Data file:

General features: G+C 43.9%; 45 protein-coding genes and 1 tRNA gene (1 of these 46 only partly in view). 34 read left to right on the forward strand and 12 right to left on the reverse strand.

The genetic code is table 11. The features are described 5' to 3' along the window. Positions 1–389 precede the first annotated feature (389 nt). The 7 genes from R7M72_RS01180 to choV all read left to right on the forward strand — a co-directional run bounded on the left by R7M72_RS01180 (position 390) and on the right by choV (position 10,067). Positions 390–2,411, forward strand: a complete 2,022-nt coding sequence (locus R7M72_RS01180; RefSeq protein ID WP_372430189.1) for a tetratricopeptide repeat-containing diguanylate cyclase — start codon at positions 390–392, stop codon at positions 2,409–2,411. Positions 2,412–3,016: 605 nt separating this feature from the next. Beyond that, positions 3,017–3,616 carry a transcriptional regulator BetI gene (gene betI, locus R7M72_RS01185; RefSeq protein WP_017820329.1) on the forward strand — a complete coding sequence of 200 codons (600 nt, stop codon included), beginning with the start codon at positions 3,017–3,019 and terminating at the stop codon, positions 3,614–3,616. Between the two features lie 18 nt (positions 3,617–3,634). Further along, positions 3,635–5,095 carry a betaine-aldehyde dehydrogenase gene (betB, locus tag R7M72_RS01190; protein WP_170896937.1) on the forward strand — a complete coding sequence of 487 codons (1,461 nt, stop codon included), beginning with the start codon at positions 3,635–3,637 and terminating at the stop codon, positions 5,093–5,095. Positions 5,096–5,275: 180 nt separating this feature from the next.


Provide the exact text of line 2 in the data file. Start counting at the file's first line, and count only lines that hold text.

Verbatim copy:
The genetic code is table 11. The features are described 5' to 3' along the window. Positions 1–389 precede the first annotated feature (389 nt). The 7 genes from R7M72_RS01180 to choV all read left to right on the forward strand — a co-directional run bounded on the left by R7M72_RS01180 (position 390) and on the right by choV (position 10,067). Positions 390–2,411, forward strand: a complete 2,022-nt coding sequence (locus R7M72_RS01180; RefSeq protein ID WP_372430189.1) for a tetratricopeptide repeat-containing diguanylate cyclase — start codon at positions 390–392, stop codon at positions 2,409–2,411. Positions 2,412–3,016: 605 nt separating this feature from the next. Beyond that, positions 3,017–3,616 carry a transcriptional regulator BetI gene (gene betI, locus R7M72_RS01185; RefSeq protein WP_017820329.1) on the forward strand — a complete coding sequence of 200 codons (600 nt, stop codon included), beginning with the start codon at positions 3,017–3,019 and terminating at the stop codon, positions 3,614–3,616. Between the two features lie 18 nt (positions 3,617–3,634). Further along, positions 3,635–5,095 carry a betaine-aldehyde dehydrogenase gene (betB, locus tag R7M72_RS01190; protein WP_170896937.1) on the forward strand — a complete coding sequence of 487 codons (1,461 nt, stop codon included), beginning with the start codon at positions 3,635–3,637 and terminating at the stop codon, positions 5,093–5,095. Positions 5,096–5,275: 180 nt separating this feature from the next.